Rob has been back to his first day of work, and I have been in classes again since Monday. It's entirely amazing how fast information leaks out the back of my mind when I'm not continually stuffing it in the front. It's depressing actually. My exam turned out satisfactory, and I ended up ahead of the cohort by about 10%. So that's a relief. We have moved on from kidneys and the joys they bring, on to reproductive block. Starting way back with good ol' DNA. One. more. time. At least I can remember my cell cycle and how mitosis/meiosis works. So I've been reading up on the wilder stuff like Robinsonian translocations and chromosomes that get confused and become rings instead of linear. Crazy. And crazier yet is that your chromosomes can be really messed up ,and you can look and act normal. Or you can have the tiniest deletion, and be horribly disfigured or not even make it to birth. Wow.
Rob and I parted ways in Auckland on Sunday night, and I only cried a little on the plane. Having him around was wonderful, but makes it hurt a little more to let go again. On Wednesday I had a little crisis over it, which involved a little too much chocolate ice cream: heartaches hurt less when you have an accompanying stomacheache. My hips remain unappreciative.
The Immigration folks in Adelaide have sent Rob a note to let him know that his application is on hold INDEFINITELY. This is due to the current economic situation. They will only be processing state and employer sponsored- and while Rob met with some enthusiastic potential employers while he was here, none of the companies have a policy of sponsorship. Rob is too old for a working holiday visa, so we are a bit stuck. I have met with the local Senator's aide for our area, and he bothered to listen to the whole story, and will be looking into this for us. Cross your fingers, people. 'Cuz otherwise this may take YEARS.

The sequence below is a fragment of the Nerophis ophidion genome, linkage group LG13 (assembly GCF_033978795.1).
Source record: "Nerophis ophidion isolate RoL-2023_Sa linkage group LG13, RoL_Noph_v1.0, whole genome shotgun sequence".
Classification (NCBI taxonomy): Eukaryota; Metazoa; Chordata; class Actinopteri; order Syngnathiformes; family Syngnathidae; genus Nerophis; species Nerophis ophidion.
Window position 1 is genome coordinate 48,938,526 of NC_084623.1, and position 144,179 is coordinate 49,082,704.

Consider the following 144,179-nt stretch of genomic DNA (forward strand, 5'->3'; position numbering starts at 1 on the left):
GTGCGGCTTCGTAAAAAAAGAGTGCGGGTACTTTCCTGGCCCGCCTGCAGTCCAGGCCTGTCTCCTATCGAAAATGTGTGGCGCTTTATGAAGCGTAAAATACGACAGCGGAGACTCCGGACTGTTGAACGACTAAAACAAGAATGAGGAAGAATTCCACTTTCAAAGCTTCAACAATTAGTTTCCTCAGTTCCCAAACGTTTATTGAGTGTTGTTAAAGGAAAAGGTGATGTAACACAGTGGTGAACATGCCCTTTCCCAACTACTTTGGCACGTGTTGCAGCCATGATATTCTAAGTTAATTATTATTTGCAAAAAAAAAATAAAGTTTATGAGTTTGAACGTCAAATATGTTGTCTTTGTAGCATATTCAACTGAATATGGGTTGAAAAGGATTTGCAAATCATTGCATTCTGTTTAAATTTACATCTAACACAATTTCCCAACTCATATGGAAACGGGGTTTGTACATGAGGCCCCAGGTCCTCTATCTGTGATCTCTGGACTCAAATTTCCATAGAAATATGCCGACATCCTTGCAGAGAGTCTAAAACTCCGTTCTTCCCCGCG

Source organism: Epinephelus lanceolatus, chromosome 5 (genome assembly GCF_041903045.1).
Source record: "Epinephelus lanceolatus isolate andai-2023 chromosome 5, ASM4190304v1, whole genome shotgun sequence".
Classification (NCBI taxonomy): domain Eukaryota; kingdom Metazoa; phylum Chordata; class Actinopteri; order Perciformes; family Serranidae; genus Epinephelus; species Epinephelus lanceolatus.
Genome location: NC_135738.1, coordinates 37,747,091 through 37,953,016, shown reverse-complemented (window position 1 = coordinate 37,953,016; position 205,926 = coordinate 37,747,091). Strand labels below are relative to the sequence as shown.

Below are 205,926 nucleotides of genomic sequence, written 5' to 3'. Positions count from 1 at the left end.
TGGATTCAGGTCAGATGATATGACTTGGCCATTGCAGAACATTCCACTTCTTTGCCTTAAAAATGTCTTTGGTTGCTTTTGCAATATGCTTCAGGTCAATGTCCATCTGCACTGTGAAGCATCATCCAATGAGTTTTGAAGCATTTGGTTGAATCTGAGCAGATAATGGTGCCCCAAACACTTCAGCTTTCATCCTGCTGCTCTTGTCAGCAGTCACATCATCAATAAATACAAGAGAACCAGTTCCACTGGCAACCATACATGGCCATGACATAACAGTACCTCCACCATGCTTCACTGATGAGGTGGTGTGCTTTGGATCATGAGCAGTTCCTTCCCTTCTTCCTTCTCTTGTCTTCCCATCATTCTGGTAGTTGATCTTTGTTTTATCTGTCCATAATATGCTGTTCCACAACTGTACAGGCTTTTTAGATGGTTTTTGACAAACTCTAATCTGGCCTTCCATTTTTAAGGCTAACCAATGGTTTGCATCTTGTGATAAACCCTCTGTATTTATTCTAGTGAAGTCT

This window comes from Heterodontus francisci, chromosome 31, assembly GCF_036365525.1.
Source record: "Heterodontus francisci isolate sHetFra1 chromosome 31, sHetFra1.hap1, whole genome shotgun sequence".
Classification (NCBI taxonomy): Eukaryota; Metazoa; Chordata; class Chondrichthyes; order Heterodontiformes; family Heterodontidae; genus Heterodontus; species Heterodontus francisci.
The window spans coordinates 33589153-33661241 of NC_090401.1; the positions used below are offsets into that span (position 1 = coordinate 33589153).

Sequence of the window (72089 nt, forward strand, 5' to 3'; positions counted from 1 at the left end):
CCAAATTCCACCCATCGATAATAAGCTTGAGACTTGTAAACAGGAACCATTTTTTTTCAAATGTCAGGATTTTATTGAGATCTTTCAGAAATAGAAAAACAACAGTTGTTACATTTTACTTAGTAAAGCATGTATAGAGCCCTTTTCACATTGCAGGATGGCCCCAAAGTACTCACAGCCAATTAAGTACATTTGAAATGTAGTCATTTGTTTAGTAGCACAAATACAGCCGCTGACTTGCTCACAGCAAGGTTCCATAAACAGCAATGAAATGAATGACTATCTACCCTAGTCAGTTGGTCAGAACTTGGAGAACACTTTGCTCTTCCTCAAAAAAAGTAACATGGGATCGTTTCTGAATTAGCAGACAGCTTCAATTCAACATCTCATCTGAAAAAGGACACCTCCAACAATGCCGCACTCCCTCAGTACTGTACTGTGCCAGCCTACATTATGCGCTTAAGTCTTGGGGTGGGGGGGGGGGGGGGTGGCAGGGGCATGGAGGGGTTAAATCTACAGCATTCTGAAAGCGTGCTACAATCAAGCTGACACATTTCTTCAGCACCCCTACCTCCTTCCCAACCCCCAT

Brisbane is lovely this time of year, with daytime highs of 21-25 oC, and nightime temps of 10ish. However, no central heating means 10 degrees outside= 12 degrees inside. Thus, I have a new favorite invention: the electric blanket. It fits on the bed like a sheet, and you turn it on about 20 minutes before going to bed. So toasty! My icicle toes are loving it. This inovation proved itself most brilliantly while we were in Waitomo, NZ. It actually froze that night- but the bed was wonderfully warm. Now they just need an electric nose warmer.